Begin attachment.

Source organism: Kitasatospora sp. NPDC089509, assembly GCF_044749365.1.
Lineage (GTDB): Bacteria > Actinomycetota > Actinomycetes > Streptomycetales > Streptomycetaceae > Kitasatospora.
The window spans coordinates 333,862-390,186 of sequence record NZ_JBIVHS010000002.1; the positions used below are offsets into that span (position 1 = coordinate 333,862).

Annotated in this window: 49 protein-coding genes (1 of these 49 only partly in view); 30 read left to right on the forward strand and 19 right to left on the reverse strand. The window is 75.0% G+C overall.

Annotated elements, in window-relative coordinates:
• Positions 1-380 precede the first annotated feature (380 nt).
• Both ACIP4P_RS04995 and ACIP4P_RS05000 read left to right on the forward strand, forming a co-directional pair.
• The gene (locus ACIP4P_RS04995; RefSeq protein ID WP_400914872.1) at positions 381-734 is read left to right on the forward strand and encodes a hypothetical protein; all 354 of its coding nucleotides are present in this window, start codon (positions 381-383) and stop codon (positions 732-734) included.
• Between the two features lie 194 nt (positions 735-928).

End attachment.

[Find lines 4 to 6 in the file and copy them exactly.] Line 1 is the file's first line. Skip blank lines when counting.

Annotated in this window: 49 protein-coding genes (1 of these 49 only partly in view); 30 read left to right on the forward strand and 19 right to left on the reverse strand. The window is 75.0% G+C overall.

Annotated elements, in window-relative coordinates:
• Positions 1-380 precede the first annotated feature (380 nt).